Prof Andrew Stockman awarded Newton Medal
21 April 2016
The Colour Group of Great Britain presented the 2016 Newton Medal to Professor Andrew Stockman in recognition of his important and continuous contributions to and his significant impact upon the development of vision science. Professor Stockman received the medal and delivered the group's annual lecture on April 13th.
In alternate years the Colour Group of Great Britain awards its Newton Medal to a distinguished worker in the field of colour science, on the occasion of his or her delivery of The Newton Lecture. It was Robert Weale who, in 1962, proposed the idea of the Newton Lecture to honour the memory of Sir Isaac Newton.
Professor Stockman holds the Steers Chair of Investigative Eye Research at the UCL Institute of Ophthalmology and is an Honorary Consultant at Moorfields Eye Hospital. Professor Stockman is a leading psychophysicist and expert on testing visual function, who specializes in physiological optics, colour vision, rod vision, visual adaptation, temporal sensitivity, retinal processing and clinical psychophysics. He is best-known for his work on human spectral sensitivities. The cone spectral sensitivities and the related luminous efficiency function proposed by Stockman and Sharpe, all based on measurements in observers of known photopigment opsin genotype, have now been adopted by the Commission Internationale de l'Éclairage (CIE) as a new international standard for colour definition and colour measurement. These functions are central to modern work on colour vision.
His other important work includes measurement of cone and rod temporal (flicker) sensitivity and delay that has resulted in the identification of “slow” and “fast” signals in photopic and mesopic vision, the discovery of an unexpected S-cone input to luminance, work on rod and cone adaptation and measurement of visible distortion that allows the performance of the visual system to be dissected into early and late stages.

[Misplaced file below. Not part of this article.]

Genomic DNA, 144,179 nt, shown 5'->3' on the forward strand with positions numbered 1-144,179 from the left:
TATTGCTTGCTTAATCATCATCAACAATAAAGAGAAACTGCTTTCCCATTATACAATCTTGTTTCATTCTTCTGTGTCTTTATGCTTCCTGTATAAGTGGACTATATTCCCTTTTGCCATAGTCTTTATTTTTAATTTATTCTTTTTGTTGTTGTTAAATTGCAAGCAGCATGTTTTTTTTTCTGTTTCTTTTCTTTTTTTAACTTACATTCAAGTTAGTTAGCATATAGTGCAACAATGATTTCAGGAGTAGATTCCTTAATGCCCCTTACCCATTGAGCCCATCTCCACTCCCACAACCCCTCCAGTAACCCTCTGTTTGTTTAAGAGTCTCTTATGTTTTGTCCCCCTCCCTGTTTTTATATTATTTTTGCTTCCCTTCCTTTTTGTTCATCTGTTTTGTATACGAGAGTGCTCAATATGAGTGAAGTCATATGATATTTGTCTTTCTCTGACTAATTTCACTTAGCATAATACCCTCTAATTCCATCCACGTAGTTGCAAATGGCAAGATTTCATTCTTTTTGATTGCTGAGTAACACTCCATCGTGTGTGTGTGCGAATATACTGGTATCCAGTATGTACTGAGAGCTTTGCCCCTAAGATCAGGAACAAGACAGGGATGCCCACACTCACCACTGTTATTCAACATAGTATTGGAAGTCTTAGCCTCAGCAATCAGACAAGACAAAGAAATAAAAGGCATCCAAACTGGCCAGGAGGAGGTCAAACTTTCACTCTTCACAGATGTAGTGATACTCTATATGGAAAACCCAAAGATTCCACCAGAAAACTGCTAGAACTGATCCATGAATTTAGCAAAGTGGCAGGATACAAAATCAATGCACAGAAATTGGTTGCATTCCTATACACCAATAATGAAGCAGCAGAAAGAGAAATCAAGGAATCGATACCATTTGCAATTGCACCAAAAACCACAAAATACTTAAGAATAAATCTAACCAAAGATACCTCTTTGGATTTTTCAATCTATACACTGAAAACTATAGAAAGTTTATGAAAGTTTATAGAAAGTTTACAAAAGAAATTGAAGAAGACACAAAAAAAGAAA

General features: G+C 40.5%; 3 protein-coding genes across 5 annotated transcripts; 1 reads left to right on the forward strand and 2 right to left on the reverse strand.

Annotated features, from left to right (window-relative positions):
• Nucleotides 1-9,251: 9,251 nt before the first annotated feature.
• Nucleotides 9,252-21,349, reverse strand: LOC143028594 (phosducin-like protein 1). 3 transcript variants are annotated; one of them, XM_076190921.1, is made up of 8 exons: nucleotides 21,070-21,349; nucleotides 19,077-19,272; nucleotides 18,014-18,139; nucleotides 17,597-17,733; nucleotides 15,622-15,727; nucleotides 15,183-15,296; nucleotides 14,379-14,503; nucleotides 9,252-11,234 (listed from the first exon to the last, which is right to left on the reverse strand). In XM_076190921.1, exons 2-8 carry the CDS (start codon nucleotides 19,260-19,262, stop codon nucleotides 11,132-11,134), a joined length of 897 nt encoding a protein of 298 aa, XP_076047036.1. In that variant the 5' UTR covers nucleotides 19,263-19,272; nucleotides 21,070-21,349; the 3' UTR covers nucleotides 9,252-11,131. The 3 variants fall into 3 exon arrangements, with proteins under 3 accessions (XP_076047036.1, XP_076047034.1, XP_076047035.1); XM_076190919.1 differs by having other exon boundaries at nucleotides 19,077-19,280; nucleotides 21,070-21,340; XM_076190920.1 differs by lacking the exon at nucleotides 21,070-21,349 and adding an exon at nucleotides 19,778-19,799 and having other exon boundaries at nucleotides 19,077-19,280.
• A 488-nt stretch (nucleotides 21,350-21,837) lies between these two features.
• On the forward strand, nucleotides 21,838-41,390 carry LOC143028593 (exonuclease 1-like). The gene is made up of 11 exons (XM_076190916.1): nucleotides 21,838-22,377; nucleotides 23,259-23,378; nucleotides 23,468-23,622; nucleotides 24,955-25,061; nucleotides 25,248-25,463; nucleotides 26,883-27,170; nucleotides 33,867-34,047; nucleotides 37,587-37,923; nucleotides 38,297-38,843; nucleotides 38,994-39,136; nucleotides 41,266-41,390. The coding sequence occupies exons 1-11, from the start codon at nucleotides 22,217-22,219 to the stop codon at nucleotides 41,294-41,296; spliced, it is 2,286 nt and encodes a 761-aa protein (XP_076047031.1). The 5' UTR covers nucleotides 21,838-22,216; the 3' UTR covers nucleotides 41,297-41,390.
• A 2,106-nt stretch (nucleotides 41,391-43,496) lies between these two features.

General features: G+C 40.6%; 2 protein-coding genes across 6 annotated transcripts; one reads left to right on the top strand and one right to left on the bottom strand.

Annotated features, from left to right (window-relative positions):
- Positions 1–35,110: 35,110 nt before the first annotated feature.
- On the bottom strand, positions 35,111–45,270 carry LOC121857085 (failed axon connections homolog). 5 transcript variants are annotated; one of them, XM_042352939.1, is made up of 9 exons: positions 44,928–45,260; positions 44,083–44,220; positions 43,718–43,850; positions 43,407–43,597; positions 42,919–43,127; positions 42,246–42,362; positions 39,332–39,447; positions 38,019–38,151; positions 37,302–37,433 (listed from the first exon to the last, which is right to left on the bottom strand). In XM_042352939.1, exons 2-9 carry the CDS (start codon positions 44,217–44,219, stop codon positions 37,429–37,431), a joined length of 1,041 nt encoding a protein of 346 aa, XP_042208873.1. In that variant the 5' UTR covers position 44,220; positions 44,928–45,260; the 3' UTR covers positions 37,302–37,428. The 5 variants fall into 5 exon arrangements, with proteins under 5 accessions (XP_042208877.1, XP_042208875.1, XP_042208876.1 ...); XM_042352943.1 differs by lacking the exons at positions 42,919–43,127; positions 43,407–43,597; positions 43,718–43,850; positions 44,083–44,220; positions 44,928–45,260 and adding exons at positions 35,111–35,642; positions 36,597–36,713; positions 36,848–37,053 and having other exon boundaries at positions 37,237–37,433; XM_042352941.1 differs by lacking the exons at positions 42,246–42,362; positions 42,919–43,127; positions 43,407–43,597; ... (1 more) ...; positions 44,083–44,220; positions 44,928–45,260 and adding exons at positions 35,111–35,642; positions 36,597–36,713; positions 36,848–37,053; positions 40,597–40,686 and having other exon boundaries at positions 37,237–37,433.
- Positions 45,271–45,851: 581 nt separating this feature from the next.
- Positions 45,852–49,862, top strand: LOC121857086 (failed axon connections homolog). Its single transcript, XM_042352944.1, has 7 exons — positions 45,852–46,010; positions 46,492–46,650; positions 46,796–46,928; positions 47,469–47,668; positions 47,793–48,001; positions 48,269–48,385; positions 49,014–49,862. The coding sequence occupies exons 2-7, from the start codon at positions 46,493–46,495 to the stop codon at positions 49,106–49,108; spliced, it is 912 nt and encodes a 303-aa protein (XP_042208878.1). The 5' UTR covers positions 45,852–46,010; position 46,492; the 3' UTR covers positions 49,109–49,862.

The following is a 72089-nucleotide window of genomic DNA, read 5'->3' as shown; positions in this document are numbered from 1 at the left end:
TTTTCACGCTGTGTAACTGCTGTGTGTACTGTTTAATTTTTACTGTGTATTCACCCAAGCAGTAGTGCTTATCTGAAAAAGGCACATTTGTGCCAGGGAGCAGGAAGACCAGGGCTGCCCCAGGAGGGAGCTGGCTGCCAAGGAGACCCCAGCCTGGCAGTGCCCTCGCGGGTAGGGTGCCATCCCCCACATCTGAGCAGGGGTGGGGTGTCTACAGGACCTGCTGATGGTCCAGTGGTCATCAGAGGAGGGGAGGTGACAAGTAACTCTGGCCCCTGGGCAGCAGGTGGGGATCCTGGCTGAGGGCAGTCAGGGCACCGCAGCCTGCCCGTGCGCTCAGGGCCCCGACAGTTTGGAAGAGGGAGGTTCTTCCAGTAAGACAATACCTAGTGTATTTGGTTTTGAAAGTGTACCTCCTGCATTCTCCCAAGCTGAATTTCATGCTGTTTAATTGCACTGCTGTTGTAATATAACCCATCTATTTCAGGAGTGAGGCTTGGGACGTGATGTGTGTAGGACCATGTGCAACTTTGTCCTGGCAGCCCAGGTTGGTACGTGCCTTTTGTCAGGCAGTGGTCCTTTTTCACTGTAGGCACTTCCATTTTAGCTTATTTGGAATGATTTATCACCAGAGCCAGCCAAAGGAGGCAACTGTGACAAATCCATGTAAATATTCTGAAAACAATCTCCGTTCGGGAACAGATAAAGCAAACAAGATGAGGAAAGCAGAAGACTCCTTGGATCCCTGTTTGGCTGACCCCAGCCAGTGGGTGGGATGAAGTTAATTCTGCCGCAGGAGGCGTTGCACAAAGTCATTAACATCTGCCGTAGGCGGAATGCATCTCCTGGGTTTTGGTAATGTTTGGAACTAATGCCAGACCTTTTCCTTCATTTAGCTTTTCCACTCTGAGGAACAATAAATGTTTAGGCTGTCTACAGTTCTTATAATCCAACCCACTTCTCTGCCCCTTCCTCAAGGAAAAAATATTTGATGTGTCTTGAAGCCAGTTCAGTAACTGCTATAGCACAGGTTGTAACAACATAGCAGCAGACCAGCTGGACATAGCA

As an Honorary Consultant at Moorfields Eye Hospital Professor Stockman is now involved in the visual assessment of clinical patients in several significant collaborations with the Hospital, including experimental work on the effects of specific gene defects in rod and/or cone photoreceptors, and their implications for retinal processing of visual signals in normal vision. He is a Fellow of the Optical Society of America.
Further details of Professor Stockman and his work can be found on his Colour & Vision Research Labs database at http://www.cvrl.org. This web resource provides an annotated database of downloadable standard functions and data sets relevant to colour and vision research and to colour technology, and is widely used in science and industry.